“Right now, instead of being part of the solution to our nation’s dependence on foreign oil, biomass from federal lands is allowed to build up in the woods or, worse, become fuel for catastrophic fires,” Wyden said in testimony Wednesday before a Senate subcommittee. “Instead of being part of the path to energy independence, biomass on federal lands is creating a problem for forest management and communities that border on federal forests.”

The bill would also offer for the thinning of unhealthy, second-growth forests, and providing low-carbon fuels to address climate change. The programs would create new jobs, which would facilitate timber counties suffering from high unemployment.

“We’re thrilled that the Senate is looking to break the logjam,” Douglas County Commissioner Joe Laurance said.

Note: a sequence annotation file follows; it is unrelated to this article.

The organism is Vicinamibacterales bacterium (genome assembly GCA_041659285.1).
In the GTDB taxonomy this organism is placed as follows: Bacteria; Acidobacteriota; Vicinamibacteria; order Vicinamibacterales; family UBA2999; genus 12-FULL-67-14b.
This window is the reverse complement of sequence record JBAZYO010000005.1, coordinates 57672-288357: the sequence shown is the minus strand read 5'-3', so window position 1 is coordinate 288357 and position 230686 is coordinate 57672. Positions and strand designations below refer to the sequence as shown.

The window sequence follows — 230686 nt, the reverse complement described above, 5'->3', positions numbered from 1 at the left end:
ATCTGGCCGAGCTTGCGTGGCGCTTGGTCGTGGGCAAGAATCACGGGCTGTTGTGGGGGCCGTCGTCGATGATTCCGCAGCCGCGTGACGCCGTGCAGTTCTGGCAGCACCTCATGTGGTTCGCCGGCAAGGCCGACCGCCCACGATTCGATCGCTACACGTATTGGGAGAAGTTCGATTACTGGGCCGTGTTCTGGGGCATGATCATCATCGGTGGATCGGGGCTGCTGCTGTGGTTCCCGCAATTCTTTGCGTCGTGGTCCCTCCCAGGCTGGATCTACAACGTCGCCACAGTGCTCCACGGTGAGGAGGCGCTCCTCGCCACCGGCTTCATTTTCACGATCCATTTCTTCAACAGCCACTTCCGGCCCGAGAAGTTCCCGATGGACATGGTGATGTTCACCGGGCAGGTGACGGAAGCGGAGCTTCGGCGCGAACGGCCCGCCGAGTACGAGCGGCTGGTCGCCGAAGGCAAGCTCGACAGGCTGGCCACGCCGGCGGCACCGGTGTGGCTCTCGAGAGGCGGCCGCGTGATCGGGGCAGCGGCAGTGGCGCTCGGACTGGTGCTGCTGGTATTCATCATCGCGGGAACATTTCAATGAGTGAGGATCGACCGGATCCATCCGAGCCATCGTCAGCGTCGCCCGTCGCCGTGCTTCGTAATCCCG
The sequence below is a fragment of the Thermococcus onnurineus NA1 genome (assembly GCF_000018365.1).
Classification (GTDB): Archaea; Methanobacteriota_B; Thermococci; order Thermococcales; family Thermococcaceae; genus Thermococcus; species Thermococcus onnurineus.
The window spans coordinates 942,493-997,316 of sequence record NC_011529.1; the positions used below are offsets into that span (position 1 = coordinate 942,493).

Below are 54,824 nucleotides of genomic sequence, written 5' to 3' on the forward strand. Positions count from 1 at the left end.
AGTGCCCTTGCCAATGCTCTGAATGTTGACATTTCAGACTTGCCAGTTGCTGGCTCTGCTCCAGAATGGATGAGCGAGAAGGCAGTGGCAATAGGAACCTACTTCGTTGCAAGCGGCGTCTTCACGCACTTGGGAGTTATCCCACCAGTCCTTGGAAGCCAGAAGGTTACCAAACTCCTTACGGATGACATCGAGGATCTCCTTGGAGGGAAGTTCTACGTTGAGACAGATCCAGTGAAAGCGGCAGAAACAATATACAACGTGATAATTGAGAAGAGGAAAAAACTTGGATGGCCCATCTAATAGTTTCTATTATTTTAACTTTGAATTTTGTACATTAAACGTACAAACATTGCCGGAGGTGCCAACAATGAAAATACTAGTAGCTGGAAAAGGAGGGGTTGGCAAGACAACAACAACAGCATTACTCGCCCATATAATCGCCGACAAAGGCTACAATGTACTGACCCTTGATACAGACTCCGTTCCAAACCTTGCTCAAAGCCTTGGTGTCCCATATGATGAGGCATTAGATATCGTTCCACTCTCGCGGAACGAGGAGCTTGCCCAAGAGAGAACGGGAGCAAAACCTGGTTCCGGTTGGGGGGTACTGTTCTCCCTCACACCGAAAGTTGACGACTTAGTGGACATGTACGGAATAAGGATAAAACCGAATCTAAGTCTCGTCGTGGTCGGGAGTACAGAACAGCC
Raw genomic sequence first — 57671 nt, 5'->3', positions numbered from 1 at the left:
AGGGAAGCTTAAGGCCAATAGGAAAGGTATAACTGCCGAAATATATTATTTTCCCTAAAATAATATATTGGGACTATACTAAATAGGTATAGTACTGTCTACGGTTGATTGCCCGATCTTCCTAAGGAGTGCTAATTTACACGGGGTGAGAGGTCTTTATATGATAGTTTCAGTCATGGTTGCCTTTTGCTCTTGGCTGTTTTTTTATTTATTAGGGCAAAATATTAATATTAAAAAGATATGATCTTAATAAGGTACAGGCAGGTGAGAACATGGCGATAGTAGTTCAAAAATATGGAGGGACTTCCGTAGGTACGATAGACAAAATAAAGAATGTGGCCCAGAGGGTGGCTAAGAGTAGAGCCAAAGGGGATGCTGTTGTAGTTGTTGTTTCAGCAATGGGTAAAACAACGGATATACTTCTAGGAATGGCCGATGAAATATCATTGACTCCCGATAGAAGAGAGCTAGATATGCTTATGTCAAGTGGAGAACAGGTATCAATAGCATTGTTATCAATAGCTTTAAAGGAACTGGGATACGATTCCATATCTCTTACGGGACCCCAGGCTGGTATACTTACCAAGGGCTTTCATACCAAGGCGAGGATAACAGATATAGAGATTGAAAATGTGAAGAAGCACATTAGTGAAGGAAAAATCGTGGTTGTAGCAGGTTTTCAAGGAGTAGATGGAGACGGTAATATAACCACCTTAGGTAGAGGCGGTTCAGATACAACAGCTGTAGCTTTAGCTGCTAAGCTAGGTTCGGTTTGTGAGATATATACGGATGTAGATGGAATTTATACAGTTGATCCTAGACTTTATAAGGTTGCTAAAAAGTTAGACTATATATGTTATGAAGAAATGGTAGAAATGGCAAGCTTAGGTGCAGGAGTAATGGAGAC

Laurance said he thinks the measure will obtain support in the Senate. He said he’s more concerned with the House of Representatives, where Speaker Nancy Pelosi opposed previous efforts to permit the use of biomass for fuel production on federal forests.

The National Association of Counties, at Laurance’s urging, recently passed a resolution supporting the utilization of biomass from the forests. He said he anticipates that support will help in persuading lawmakers to support Wyden’s bill.